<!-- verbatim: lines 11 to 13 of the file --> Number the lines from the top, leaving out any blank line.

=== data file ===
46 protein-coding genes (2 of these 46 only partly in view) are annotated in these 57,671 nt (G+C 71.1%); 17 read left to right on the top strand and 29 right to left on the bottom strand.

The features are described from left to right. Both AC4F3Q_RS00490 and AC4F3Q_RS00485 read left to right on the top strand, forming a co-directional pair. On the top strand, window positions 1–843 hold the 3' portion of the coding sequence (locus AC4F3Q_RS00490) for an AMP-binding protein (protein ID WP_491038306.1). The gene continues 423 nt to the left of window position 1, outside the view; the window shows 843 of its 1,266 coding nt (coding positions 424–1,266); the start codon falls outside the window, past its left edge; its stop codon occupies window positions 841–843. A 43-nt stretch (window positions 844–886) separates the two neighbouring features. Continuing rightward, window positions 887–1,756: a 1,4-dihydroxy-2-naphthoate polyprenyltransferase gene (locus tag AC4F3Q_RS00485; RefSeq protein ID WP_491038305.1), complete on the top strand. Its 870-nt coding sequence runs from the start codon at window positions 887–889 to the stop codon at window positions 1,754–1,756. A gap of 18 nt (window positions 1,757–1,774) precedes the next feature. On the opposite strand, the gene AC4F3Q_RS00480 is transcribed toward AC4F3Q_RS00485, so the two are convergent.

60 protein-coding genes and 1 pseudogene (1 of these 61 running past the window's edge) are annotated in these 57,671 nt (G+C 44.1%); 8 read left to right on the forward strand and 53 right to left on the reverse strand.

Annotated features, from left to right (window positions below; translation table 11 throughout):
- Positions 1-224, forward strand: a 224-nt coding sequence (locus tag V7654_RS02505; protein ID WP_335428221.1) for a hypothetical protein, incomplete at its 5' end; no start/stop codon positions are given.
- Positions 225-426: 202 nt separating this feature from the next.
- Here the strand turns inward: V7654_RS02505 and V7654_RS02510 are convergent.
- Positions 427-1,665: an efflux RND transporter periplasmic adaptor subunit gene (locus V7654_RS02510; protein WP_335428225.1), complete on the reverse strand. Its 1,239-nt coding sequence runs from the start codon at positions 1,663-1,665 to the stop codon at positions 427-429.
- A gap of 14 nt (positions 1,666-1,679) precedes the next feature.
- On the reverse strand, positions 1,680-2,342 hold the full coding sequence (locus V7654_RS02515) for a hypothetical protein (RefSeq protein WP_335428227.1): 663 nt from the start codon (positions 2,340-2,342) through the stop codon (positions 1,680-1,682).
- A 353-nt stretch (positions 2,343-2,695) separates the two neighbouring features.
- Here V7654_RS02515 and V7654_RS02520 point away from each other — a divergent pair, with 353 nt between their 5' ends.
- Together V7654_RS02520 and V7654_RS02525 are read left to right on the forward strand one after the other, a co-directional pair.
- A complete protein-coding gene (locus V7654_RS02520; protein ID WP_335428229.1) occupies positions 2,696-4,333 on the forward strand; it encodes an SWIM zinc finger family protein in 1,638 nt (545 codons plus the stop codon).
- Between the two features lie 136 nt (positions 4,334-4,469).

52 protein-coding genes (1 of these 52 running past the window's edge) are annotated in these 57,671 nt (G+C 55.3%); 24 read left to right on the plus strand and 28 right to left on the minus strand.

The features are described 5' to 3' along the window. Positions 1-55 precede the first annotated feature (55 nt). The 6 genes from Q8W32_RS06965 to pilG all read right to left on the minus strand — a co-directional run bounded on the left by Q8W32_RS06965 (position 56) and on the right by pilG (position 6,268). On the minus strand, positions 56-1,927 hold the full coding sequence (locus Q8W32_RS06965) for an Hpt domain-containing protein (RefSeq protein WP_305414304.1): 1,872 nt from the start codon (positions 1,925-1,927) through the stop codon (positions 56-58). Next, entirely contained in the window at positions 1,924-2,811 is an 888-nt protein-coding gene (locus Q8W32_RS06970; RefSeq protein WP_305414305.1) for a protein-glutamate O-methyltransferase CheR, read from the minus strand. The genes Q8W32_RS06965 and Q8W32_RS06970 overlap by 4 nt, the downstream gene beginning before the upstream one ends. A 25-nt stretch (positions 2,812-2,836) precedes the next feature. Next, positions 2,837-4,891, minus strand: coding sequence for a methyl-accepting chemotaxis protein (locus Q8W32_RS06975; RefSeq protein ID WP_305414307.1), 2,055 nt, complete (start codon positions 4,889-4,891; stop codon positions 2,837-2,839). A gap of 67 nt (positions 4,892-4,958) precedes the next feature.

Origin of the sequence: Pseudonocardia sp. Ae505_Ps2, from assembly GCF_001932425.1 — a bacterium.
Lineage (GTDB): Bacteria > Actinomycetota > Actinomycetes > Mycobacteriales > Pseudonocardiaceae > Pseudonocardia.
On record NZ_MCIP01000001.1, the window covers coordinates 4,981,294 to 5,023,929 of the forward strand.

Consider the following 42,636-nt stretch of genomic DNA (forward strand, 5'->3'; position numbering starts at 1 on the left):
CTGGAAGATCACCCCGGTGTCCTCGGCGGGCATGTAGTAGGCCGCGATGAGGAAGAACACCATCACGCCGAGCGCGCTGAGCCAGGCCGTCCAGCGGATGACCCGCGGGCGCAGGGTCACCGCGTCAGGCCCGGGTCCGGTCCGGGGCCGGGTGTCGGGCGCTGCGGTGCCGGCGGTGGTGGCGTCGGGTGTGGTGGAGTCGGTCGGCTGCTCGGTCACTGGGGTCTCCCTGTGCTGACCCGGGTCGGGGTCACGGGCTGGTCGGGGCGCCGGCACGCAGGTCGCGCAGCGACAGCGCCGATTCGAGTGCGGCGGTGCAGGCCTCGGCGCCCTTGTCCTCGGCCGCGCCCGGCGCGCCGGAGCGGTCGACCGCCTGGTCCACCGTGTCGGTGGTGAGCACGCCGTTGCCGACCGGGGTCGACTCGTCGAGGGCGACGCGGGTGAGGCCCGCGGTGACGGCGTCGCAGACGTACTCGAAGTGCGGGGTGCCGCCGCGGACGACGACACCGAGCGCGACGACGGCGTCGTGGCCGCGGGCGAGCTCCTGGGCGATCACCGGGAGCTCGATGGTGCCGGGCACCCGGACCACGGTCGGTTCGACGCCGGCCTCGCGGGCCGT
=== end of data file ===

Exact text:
- A 353-nt stretch (positions 2,343-2,695) separates the two neighbouring features.
- Here V7654_RS02515 and V7654_RS02520 point away from each other — a divergent pair, with 353 nt between their 5' ends.
- Together V7654_RS02520 and V7654_RS02525 are read left to right on the forward strand one after the other, a co-directional pair.